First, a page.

Trudeau has suggested voters want to move on.

A new poll suggests Dion’s report hasn’t so far hurt the Liberals’ chances of re-election this fall, nor has it helped the Conservatives.

READ MORE: Scheer repeats call on RCMP to investigate Trudeau’s actions in SNC affair

Indeed, the Leger poll suggests the two parties were locked in a dead heat, with the support of 33 per cent of voters, as they jockey for position at the starting gate for the Oct. 21 vote.

Liberal support was unchanged from last month, despite Dion’s report, and Conservative support was down three percentage points from last month, despite the party’s best efforts to re-ignite public outrage over the affair.

The online survey of 1,535 eligible voters was conducted Aug. 16-19 for The Canadian Press and weighted to reflect the makeup of Canada’s population; it cannot be assigned a margin of error because internet-based polls are not considered random samples.

Angus said he thinks it is unhelpful to apply the frame of a political horse race to a question of the rule of law.

“I’m less concerned about whether Mr. Trudeau is up one point or down one point,” he said. “My concern is if he interfered with a prosecution and we have to have some manner of accountability, whether it is him or for future prime ministers. Otherwise, we don’t have the rule of law in this country.”

READ MORE: Trudeau should apologize for violation of ethics code: Philpott

The Canadian Press


Like us on Facebook and follow us on Twitter.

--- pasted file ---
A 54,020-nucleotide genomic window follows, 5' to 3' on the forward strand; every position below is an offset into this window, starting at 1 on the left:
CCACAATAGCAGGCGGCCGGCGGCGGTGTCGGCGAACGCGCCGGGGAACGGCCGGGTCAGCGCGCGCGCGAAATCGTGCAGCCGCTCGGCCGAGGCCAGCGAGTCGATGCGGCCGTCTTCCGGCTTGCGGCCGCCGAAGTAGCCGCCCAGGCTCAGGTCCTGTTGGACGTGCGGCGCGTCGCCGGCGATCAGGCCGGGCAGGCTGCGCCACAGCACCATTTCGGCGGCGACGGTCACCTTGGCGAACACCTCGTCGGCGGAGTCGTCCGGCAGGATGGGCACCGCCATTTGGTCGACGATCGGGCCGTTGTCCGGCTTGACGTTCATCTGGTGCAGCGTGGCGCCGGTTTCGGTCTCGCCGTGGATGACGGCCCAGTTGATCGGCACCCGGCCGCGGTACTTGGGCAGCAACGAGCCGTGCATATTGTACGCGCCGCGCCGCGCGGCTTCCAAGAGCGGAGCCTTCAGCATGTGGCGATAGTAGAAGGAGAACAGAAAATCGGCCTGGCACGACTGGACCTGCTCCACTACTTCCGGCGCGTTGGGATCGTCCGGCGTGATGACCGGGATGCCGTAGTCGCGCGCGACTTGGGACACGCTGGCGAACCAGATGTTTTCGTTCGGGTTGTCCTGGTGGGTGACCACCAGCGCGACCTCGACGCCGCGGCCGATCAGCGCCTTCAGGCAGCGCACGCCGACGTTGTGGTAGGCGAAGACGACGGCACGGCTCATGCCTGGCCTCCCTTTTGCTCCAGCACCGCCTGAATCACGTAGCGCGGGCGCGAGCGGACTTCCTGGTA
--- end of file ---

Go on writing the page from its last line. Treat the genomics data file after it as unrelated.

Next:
Just Posted

Kimberley’s population tops 8,000 in latest estimates from province

The City of Kimberley’s population has reached the 8,000 person threshold, according… Continue reading

Farm life: looking dinner in the eye

I think we’ve all heard of roosters being alarm clocks. Cocka-doodle-doodling during… Continue reading

Looking for Kimberley/Cranbrook people to join trek to Nepal

Four more people needed for a trek into the Tsum Valley in November

WATCH: #FridaysForFuture walkout in Kimberley

The Kimberley Youth Action Network hosted a walkout in support of climate justice.

B.C. Lions hype-man marks 15 years of cheers

Crazy P cheers, chants, bangs his drum and spreads a message of love

PHOTOS: Steller sea lion with plastic around neck rescued on Vancouver Island

Rescue staff determined the plastic band cut the protected animal’s neck approximately two inches

B.C. VIEWS: School officials join fact-free ‘climate strike’

Students, public get distorted picture of greenhouse gases

Handgun crackdown, health spending and transit plans latest campaign promises

Friday was the end of a busy week on the campaign trail

B.C. woman photographs massive ant swarm on Abbotsford driveway

She asked what the ants were doing? The answer: war

Iconic 90s TV show ‘Friends’ celebrates 25th anniversary

The iconic, decade-long television show aired its first episode 25 years ago today

Police arrest B.C. phone scammer linked to illegal call centres in India

Person arrested in Burnaby here on a work visa, says police

Most Read